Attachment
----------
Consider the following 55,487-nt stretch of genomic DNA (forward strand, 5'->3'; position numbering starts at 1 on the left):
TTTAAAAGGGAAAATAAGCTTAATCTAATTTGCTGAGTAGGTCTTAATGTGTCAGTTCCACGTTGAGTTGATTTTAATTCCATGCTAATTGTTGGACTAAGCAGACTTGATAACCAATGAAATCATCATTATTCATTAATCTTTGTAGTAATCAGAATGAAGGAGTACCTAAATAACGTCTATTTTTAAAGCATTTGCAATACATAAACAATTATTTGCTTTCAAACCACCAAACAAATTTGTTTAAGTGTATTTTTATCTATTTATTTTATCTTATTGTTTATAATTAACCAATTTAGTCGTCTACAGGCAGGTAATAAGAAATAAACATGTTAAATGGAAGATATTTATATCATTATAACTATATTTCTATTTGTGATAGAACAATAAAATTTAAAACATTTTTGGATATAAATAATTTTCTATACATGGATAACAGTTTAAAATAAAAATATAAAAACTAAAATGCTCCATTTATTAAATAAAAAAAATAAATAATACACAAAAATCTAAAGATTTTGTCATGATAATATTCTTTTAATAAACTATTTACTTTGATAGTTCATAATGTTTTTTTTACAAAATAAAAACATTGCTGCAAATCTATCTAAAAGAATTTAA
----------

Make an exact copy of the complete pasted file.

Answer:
Consider the following 55,487-nt stretch of genomic DNA (forward strand, 5'->3'; position numbering starts at 1 on the left):
TTTAAAAGGGAAAATAAGCTTAATCTAATTTGCTGAGTAGGTCTTAATGTGTCAGTTCCACGTTGAGTTGATTTTAATTCCATGCTAATTGTTGGACTAAGCAGACTTGATAACCAATGAAATCATCATTATTCATTAATCTTTGTAGTAATCAGAATGAAGGAGTACCTAAATAACGTCTATTTTTAAAGCATTTGCAATACATAAACAATTATTTGCTTTCAAACCACCAAACAAATTTGTTTAAGTGTATTTTTATCTATTTATTTTATCTTATTGTTTATAATTAACCAATTTAGTCGTCTACAGGCAGGTAATAAGAAATAAACATGTTAAATGGAAGATATTTATATCATTATAACTATATTTCTATTTGTGATAGAACAATAAAATTTAAAACATTTTTGGATATAAATAATTTTCTATACATGGATAACAGTTTAAAATAAAAATATAAAAACTAAAATGCTCCATTTATTAAATAAAAAAAATAAATAATACACAAAAATCTAAAGATTTTGTCATGATAATATTCTTTTAATAAACTATTTACTTTGATAGTTCATAATGTTTTTTTTACAAAATAAAAACATTGCTGCAAATCTATCTAAAAGAATTTAA